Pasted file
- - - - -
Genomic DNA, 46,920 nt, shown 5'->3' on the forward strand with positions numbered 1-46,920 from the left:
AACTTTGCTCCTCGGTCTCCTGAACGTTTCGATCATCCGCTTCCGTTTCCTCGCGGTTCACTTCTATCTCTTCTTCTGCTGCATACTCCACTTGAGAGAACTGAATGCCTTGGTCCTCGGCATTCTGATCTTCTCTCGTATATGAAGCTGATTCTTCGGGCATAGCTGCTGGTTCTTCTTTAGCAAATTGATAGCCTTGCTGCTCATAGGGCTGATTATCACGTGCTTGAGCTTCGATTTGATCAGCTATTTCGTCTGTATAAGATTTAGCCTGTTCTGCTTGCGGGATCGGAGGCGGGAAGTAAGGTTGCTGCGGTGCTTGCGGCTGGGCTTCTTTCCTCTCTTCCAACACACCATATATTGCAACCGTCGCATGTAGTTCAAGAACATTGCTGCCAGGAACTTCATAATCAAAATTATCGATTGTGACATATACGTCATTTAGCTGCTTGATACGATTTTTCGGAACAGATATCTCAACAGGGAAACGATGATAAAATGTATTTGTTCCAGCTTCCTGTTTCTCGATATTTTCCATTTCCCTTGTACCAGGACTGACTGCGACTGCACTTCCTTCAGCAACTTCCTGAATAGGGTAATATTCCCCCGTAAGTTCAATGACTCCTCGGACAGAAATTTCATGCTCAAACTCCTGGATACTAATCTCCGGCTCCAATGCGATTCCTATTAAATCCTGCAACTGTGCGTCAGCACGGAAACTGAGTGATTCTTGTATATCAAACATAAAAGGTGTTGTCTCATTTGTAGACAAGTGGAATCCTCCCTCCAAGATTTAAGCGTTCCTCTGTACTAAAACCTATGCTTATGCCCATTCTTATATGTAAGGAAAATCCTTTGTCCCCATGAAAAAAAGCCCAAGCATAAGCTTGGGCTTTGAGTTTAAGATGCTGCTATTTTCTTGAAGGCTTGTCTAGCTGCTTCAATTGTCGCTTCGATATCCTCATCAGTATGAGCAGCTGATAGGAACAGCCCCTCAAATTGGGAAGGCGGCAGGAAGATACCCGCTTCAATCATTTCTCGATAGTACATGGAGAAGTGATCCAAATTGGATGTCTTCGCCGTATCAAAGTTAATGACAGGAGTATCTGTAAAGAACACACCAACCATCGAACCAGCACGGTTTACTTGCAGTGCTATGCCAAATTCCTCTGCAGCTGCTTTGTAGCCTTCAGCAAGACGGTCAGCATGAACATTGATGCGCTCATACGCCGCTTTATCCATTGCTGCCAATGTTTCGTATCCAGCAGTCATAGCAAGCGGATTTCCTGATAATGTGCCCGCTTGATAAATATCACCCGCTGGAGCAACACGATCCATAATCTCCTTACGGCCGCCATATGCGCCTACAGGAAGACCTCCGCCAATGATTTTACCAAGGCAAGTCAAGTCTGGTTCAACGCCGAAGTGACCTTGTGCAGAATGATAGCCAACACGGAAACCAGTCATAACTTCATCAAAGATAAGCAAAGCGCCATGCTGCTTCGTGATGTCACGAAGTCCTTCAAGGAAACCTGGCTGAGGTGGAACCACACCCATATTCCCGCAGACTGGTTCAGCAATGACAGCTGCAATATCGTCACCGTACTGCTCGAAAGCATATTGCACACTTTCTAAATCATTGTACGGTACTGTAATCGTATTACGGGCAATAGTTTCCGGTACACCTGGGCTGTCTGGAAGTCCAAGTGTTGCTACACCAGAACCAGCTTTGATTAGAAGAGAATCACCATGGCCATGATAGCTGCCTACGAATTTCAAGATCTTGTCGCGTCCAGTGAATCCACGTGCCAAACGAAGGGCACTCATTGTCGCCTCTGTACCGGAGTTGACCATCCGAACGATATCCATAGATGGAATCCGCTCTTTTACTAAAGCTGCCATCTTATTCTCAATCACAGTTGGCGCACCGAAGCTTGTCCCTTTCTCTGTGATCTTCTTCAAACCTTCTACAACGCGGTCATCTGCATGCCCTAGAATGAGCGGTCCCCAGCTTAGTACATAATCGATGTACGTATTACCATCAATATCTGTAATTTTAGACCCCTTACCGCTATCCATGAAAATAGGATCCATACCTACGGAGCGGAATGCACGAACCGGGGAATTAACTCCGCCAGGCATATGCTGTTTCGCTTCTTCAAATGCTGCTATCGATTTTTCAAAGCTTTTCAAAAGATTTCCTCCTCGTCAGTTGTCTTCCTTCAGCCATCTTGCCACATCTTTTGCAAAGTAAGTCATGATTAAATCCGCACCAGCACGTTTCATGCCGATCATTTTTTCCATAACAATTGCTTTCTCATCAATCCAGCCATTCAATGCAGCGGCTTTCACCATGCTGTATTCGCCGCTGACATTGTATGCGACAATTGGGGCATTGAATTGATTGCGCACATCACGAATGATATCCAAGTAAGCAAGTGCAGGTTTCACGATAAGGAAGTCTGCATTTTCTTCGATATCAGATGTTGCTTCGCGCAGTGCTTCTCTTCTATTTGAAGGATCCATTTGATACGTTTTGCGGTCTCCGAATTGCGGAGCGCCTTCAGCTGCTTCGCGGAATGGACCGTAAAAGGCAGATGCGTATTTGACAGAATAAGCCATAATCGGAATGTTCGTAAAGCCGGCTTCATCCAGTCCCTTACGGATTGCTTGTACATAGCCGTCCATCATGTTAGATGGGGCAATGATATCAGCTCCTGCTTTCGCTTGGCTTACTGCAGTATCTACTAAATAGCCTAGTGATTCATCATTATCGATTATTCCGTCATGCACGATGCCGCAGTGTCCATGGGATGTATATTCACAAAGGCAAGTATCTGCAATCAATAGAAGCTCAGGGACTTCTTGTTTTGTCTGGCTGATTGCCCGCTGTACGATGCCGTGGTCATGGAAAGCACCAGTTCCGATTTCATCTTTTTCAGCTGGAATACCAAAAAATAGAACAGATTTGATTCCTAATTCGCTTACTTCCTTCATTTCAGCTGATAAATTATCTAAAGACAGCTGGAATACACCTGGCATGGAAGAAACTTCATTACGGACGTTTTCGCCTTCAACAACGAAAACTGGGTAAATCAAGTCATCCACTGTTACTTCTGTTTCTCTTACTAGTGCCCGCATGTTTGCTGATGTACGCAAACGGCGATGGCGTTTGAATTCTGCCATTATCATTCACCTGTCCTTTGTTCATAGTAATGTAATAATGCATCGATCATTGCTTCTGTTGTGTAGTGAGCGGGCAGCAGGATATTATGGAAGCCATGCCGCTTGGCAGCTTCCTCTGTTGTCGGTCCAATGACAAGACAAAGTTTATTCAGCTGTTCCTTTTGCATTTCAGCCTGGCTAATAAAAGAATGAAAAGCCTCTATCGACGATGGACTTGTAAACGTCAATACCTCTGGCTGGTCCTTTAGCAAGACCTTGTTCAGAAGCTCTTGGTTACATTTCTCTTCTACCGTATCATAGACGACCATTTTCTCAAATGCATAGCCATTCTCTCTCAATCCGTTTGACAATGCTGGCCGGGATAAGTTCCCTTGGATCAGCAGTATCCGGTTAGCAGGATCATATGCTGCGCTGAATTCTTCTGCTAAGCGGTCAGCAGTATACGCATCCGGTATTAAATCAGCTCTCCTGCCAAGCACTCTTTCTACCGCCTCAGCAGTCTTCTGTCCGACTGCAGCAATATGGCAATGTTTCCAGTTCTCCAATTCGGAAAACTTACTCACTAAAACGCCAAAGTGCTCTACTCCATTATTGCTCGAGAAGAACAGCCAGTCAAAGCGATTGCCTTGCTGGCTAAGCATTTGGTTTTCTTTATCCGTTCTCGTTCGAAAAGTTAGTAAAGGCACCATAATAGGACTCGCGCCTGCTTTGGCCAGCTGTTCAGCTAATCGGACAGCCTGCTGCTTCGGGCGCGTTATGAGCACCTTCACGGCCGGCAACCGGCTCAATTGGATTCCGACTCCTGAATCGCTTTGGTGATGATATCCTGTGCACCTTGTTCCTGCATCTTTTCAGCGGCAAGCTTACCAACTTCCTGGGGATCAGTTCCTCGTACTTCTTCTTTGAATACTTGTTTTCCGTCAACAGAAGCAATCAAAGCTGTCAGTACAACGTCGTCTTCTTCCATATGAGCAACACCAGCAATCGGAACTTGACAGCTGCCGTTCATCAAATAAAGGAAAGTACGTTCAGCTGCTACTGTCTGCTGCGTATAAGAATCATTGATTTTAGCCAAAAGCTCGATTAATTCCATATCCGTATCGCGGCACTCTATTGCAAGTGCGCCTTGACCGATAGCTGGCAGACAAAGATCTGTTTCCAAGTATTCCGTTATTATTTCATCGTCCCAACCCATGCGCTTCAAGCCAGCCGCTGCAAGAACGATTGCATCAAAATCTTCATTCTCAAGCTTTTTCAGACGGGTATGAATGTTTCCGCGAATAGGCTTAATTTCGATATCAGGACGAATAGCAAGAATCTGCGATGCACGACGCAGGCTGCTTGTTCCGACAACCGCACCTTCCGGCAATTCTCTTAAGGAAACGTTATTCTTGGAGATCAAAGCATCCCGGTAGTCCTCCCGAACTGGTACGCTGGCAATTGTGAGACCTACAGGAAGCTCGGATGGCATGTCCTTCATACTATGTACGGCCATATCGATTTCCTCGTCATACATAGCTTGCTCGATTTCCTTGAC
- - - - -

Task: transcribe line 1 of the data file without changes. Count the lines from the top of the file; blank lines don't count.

Genomic DNA, 46,920 nt, shown 5'->3' on the forward strand with positions numbered 1-46,920 from the left: